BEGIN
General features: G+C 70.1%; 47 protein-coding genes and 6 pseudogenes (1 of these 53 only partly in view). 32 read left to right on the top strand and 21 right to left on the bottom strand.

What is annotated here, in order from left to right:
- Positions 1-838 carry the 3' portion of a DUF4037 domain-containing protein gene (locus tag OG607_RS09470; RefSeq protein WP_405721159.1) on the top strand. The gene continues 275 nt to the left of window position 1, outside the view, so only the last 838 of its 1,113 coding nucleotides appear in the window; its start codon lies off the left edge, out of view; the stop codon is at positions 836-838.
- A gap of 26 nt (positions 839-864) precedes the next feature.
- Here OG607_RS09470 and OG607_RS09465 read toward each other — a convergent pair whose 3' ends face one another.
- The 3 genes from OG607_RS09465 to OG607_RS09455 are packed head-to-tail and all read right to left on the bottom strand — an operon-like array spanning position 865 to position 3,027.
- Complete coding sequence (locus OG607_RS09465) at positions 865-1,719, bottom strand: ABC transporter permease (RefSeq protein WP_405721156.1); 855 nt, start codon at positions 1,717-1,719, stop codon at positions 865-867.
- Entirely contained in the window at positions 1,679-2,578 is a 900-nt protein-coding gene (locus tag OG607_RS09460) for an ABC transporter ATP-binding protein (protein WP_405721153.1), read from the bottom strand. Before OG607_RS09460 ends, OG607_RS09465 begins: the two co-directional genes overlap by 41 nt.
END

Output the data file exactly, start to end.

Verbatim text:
General features: G+C 70.1%; 47 protein-coding genes and 6 pseudogenes (1 of these 53 only partly in view). 32 read left to right on the top strand and 21 right to left on the bottom strand.

What is annotated here, in order from left to right:
- Positions 1-838 carry the 3' portion of a DUF4037 domain-containing protein gene (locus tag OG607_RS09470; RefSeq protein WP_405721159.1) on the top strand. The gene continues 275 nt to the left of window position 1, outside the view, so only the last 838 of its 1,113 coding nucleotides appear in the window; its start codon lies off the left edge, out of view; the stop codon is at positions 836-838.
- A gap of 26 nt (positions 839-864) precedes the next feature.
- Here OG607_RS09470 and OG607_RS09465 read toward each other — a convergent pair whose 3' ends face one another.
- The 3 genes from OG607_RS09465 to OG607_RS09455 are packed head-to-tail and all read right to left on the bottom strand — an operon-like array spanning position 865 to position 3,027.
- Complete coding sequence (locus OG607_RS09465) at positions 865-1,719, bottom strand: ABC transporter permease (RefSeq protein WP_405721156.1); 855 nt, start codon at positions 1,717-1,719, stop codon at positions 865-867.
- Entirely contained in the window at positions 1,679-2,578 is a 900-nt protein-coding gene (locus tag OG607_RS09460) for an ABC transporter ATP-binding protein (protein WP_405721153.1), read from the bottom strand. Before OG607_RS09460 ends, OG607_RS09465 begins: the two co-directional genes overlap by 41 nt.